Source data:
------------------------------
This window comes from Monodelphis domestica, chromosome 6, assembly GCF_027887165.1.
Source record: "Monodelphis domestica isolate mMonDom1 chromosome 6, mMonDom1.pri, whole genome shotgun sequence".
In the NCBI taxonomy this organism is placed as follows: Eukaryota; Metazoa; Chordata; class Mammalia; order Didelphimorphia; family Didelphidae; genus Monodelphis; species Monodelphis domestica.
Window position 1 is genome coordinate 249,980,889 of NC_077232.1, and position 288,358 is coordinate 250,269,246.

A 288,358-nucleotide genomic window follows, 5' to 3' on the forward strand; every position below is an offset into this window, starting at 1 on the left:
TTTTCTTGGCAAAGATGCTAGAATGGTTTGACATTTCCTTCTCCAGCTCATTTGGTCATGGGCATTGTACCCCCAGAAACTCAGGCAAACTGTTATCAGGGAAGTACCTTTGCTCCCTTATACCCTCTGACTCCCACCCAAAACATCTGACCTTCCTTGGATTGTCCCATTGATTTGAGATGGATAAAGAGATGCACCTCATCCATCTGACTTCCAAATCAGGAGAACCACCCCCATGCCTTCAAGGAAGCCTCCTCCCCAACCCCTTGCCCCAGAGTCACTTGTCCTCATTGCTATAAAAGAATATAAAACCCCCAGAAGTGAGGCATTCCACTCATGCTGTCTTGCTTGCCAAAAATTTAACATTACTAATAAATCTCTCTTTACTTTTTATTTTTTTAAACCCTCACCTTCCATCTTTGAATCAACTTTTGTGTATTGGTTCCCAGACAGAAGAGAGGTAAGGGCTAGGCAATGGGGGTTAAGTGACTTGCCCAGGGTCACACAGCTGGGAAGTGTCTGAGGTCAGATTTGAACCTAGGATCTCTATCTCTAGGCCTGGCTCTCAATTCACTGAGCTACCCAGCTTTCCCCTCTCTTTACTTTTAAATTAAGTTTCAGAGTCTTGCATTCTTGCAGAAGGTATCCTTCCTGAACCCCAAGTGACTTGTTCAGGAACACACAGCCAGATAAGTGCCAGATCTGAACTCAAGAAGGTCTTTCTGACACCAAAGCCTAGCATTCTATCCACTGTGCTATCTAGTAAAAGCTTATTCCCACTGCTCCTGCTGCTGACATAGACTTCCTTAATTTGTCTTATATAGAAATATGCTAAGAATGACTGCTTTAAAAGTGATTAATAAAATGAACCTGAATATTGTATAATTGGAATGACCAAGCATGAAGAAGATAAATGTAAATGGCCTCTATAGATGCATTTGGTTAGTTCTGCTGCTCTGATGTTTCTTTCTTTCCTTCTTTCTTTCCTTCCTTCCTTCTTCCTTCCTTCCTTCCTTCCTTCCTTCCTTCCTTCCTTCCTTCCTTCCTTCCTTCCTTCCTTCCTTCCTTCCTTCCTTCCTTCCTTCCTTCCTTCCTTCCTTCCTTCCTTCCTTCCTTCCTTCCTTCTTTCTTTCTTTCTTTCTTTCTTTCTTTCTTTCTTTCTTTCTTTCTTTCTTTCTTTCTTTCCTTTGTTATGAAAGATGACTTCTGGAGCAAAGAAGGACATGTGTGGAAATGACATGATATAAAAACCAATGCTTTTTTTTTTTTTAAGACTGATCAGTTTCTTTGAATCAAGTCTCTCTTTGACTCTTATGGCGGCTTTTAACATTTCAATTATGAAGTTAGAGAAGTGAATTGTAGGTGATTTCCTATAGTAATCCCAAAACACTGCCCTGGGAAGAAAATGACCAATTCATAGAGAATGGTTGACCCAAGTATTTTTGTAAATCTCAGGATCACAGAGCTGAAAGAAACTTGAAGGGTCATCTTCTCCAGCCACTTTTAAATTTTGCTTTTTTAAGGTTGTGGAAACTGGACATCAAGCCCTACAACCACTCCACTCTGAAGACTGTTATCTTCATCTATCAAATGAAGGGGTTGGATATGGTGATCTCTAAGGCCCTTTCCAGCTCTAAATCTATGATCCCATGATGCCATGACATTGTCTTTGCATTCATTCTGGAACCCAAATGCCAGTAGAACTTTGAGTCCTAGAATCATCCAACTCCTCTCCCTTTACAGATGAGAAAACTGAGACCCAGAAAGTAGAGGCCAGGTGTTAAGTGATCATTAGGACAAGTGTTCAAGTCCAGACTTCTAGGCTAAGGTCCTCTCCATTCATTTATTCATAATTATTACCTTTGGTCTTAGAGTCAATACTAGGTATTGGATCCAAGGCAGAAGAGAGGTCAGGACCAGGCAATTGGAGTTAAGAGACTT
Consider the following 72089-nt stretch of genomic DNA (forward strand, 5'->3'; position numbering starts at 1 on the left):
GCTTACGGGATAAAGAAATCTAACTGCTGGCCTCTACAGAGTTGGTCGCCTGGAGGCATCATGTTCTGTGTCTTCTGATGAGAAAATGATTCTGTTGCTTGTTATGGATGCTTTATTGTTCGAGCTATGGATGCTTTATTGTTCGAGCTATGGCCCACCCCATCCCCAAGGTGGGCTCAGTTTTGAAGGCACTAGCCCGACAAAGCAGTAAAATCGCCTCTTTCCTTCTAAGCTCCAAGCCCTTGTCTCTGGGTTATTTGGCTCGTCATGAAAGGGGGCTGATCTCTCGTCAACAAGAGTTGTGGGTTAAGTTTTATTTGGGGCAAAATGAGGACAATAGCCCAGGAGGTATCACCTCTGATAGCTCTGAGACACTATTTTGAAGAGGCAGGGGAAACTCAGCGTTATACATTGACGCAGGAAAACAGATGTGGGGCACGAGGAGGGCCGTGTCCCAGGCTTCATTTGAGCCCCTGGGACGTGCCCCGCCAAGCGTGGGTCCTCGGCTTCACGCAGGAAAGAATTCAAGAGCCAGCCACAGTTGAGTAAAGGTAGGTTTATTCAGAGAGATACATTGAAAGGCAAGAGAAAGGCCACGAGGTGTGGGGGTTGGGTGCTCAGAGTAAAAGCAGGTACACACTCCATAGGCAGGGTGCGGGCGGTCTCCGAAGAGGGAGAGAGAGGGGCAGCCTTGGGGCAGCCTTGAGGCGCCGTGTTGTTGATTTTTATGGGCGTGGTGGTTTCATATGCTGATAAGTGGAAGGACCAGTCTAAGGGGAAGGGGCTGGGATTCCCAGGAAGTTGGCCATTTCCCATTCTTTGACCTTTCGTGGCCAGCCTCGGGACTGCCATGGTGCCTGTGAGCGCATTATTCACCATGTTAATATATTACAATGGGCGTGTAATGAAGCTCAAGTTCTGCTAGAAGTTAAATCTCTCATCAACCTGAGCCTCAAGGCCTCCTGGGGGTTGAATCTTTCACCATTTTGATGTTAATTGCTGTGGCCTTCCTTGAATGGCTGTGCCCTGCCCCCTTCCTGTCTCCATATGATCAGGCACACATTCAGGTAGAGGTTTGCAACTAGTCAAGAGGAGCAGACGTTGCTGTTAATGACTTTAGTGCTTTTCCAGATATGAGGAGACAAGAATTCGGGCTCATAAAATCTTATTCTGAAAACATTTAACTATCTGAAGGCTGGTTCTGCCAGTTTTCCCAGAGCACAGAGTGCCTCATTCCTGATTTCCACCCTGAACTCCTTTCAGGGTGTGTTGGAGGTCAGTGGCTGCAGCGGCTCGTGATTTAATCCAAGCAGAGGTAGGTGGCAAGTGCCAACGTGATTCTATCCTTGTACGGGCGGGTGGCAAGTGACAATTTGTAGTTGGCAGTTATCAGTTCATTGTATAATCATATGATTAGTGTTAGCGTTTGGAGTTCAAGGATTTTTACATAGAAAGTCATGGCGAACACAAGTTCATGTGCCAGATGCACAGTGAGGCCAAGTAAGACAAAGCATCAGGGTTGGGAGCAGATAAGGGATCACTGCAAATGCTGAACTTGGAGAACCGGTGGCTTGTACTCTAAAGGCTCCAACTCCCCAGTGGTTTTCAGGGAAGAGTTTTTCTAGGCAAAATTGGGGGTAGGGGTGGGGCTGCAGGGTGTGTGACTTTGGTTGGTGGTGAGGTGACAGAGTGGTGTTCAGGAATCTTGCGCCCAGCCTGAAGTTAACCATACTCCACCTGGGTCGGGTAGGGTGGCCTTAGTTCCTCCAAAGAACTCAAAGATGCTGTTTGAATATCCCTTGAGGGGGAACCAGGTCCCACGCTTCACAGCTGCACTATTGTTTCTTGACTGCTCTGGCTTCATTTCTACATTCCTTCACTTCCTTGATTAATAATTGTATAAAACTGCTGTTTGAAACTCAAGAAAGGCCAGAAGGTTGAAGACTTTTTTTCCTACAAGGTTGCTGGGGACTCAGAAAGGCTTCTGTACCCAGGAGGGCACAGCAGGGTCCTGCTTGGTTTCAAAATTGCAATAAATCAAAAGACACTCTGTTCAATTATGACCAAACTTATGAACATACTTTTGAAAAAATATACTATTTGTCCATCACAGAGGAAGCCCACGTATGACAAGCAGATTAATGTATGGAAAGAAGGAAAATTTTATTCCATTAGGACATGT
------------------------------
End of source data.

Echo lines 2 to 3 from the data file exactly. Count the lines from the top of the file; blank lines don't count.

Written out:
Source record: "Monodelphis domestica isolate mMonDom1 chromosome 6, mMonDom1.pri, whole genome shotgun sequence".
In the NCBI taxonomy this organism is placed as follows: Eukaryota; Metazoa; Chordata; class Mammalia; order Didelphimorphia; family Didelphidae; genus Monodelphis; species Monodelphis domestica.